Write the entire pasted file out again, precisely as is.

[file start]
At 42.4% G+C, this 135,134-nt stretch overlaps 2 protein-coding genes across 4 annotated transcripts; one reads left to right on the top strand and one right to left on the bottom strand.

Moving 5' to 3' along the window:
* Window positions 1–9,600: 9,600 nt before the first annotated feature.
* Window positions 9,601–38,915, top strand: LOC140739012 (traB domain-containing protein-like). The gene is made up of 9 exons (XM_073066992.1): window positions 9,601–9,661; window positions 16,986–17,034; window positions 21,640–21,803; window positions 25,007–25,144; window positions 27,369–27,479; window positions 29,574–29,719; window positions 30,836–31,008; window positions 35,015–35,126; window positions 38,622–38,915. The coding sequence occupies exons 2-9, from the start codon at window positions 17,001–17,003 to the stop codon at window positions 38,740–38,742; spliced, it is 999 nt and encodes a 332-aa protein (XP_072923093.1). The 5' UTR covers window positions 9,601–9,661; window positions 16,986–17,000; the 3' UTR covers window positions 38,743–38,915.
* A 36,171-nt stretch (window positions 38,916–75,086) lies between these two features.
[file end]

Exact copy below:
At 42.4% G+C, this 135,134-nt stretch overlaps 2 protein-coding genes across 4 annotated transcripts; one reads left to right on the top strand and one right to left on the bottom strand.

Moving 5' to 3' along the window:
* Window positions 1–9,600: 9,600 nt before the first annotated feature.
* Window positions 9,601–38,915, top strand: LOC140739012 (traB domain-containing protein-like). The gene is made up of 9 exons (XM_073066992.1): window positions 9,601–9,661; window positions 16,986–17,034; window positions 21,640–21,803; window positions 25,007–25,144; window positions 27,369–27,479; window positions 29,574–29,719; window positions 30,836–31,008; window positions 35,015–35,126; window positions 38,622–38,915. The coding sequence occupies exons 2-9, from the start codon at window positions 17,001–17,003 to the stop codon at window positions 38,740–38,742; spliced, it is 999 nt and encodes a 332-aa protein (XP_072923093.1). The 5' UTR covers window positions 9,601–9,661; window positions 16,986–17,000; the 3' UTR covers window positions 38,743–38,915.
* A 36,171-nt stretch (window positions 38,916–75,086) lies between these two features.